|in the basement of an old asylum, now a home for people with developmental disabilities|
It's interesting and sad to me that the idea of life in an asylum has become trendy. I wonder when that happened. If they saw electroshock equipment like I did, befriended the people who were abandoned by their families like I did...really seen it from the inside as the patients did,. I think they would change their minds. People think that the 50's were a perfect time of gingham dresses and happy families and jello salads but take a look at the innocent people with developmental disabilities that society of that time left behind....
|in the main hall of the old asylum. This floor was once used as patient rooms, now administration offices|
March is Developmental Disabilities Awareness Month and this is a topic very dear to my heart. When I'm not blogging and being all vintage fabulous, I am a support staff for people with developmental disabilities.
I drive them home from work and help them prepare meals. I pass their meds, help with chores and we laugh and tease each other. We go out to movies or for ice cream or to the mall. At home, I remind them to do their laundry and chores. At bed time, I make sure they are comfortable and happy and tell them to have a good day tomorrow. We have training to properly care for these people, to support them through good days and bad. We respect them and treat them the way that they deserve. But this wasn't always the way.
|"11/20/1951: Modern methods of electro-convulsive therapy, used to shorten periods of depression, are applied here to patient "Abbe" who has been committed to a mental hospital for emotional stress."|
Quite recently, people with developmental disabilities were abandoned in an institution where they were heavily drugged, abused and neglected. Electroshock therapy, ice baths, experimental medicine....those things really did happen. Before my current place of employment, I worked at a place that prior to 1963 was called an "Asylum for the Epileptic and Feeble Minded" I touched an old electroshock therapy machine from 50ish years ago stored away in the attic. I went into a tiny room with a hole towards the ceiling to shove food through and sat on the floor. I peeked through a key hole and saw a padded room with a bed with restraints.
I was friends with a beautiful old woman who was dumped off on the steps because her parents couldn't take care of a deaf child. Another woman told me about how she was so heavily drugged when she arrived there (in the 60's) that she couldn't walk or see clearly. These places included ages from children to the elderly with various mental illnesses and developmental disabilities. Dangerous patients without proper diagnosis and medication were mixed in with people with autism or mental retardation. Doctors of the time didn't understand disabilities so when these people had a behavioral outburst that could have been helped by an understanding, kind person to talk to, they were locked up or tied to their beds and drugged.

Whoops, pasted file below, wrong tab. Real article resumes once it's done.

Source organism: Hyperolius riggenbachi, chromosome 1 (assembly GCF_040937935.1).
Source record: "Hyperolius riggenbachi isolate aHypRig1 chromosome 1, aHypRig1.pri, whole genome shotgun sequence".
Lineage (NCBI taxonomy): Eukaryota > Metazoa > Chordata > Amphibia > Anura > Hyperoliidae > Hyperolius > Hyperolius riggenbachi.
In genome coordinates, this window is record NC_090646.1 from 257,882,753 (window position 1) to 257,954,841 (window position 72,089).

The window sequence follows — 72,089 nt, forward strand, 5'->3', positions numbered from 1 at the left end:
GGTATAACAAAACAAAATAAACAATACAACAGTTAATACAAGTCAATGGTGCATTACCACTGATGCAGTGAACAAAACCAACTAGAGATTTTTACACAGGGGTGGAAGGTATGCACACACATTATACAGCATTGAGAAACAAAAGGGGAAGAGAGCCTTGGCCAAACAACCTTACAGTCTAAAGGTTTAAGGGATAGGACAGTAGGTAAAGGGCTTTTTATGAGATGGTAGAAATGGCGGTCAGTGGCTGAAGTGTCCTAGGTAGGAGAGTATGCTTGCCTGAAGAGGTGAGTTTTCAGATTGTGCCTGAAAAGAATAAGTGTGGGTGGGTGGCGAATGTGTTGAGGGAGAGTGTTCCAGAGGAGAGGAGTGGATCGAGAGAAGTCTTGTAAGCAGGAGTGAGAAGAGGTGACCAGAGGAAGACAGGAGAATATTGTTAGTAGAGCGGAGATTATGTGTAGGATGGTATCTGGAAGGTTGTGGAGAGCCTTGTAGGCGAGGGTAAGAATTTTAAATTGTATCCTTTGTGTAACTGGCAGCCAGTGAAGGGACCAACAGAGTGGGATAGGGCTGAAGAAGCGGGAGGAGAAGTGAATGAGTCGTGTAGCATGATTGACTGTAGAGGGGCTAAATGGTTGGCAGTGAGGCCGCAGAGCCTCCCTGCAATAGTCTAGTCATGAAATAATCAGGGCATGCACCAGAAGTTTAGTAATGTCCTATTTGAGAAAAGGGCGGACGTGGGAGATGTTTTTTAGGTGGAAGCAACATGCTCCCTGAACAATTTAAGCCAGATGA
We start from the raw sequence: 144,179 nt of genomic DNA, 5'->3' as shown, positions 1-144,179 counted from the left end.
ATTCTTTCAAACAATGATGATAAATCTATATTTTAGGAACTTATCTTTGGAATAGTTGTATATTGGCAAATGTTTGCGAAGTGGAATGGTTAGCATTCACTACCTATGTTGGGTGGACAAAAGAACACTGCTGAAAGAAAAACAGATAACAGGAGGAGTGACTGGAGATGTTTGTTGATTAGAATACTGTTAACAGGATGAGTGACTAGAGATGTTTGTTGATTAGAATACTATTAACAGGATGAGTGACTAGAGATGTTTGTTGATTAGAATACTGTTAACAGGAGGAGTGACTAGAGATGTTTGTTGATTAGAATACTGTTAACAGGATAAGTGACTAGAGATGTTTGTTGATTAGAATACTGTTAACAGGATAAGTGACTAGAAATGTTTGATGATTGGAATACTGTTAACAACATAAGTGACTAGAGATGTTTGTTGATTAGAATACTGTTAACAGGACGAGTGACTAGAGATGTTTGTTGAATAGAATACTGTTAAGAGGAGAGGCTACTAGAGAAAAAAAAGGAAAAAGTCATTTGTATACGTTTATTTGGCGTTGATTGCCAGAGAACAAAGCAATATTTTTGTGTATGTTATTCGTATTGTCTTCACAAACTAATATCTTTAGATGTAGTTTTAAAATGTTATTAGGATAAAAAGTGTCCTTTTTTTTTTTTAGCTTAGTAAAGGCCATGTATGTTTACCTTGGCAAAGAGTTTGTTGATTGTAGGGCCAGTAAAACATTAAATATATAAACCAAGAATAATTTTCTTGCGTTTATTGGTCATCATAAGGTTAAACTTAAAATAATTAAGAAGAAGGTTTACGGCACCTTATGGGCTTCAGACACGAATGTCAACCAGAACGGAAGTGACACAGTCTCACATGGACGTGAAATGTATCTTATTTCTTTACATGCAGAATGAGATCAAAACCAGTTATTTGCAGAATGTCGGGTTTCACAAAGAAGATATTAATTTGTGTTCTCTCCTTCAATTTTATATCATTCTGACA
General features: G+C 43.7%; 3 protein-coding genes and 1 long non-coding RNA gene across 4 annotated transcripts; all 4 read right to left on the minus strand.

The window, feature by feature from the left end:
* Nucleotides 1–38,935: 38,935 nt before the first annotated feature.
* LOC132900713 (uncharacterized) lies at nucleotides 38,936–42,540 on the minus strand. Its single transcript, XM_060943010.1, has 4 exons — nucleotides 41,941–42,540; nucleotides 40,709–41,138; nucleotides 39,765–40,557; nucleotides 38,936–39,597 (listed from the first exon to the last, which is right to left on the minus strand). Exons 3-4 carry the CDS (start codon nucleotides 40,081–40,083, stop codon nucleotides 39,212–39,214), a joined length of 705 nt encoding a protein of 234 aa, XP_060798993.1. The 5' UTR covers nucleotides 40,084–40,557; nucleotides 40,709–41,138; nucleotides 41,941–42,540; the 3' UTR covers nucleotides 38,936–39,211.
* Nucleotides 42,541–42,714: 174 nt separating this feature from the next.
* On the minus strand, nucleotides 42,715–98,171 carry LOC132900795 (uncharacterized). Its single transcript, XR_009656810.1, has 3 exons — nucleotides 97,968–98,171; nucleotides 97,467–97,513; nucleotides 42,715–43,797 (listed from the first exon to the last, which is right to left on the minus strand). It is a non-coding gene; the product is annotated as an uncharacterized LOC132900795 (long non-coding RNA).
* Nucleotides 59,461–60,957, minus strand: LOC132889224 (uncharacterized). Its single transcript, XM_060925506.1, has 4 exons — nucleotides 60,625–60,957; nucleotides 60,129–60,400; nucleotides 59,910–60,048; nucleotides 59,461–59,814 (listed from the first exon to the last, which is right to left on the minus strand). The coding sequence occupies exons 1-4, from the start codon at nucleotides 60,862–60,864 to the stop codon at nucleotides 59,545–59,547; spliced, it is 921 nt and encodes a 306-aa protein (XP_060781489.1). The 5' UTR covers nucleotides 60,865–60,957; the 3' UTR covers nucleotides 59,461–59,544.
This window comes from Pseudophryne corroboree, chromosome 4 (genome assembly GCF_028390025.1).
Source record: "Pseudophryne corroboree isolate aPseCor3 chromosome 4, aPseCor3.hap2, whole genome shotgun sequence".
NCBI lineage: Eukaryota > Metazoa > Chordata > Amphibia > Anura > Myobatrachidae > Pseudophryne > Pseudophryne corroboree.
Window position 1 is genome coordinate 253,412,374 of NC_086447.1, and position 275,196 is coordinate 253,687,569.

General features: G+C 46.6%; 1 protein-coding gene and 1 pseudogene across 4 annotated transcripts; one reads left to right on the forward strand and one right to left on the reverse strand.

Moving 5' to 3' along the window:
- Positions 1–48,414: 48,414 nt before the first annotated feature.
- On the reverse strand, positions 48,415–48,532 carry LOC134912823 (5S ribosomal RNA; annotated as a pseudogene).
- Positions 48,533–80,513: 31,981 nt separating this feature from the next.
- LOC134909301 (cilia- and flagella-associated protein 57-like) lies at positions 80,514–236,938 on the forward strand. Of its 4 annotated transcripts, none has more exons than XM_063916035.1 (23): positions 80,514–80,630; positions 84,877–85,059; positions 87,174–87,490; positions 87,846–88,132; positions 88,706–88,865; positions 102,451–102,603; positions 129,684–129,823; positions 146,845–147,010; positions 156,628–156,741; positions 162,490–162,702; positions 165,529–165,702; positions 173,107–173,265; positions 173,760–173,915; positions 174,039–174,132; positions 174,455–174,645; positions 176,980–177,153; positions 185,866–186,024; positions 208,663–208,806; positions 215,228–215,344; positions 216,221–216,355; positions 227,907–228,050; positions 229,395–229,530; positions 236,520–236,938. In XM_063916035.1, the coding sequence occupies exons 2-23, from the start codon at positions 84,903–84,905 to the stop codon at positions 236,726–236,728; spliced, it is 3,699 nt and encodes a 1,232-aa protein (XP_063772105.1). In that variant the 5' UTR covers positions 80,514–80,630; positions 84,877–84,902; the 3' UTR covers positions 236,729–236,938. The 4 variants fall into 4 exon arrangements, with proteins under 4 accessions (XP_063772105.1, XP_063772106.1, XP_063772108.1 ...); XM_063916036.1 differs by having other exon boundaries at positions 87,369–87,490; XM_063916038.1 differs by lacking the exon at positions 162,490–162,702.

Today, that old asylum that I worked at is a home for people with developmental disabilities. The people are well cared for, loved and respected. They have their own bedrooms and belongings and freedoms. Some have families that come visit them and they have opportunities to have jobs, day programs, hobbies and their quality of life is put first. Staff are trained to help them in their times of extra needed behavioral support.
I am thankful to live in today's world where we understand illness and disabilities and that we have laws in place to protect people. Sadly, abuse and neglect still happens but now, people with developmental disabilities have a lot of people working as their advocates to see that they are treated with dignity and respect and that they have rights.
|Photograph by Richard Avedon. Mental Institution #21, East Louisiana State Mental Hospital, 1963|
I worked at that place as a cook for the day program for a few years before quitting my job to stay home and have a family. Leaving those people that I loved was one of the hardest things I have ever done. They made me laugh and drove me crazy and they taught me these things:
People who use wheelchairs are wonderful dancers
People who cannot speak tell amazing stories
People who cannot hear understand music and voices
People who cannot see have a view of the world that we could never even imagine
All of these people have hearts.
They see what you do. They hear what you say. They feel.
So make them feel wanted, appreciated, valued and loved.
|Forever young by Camil Tulcan|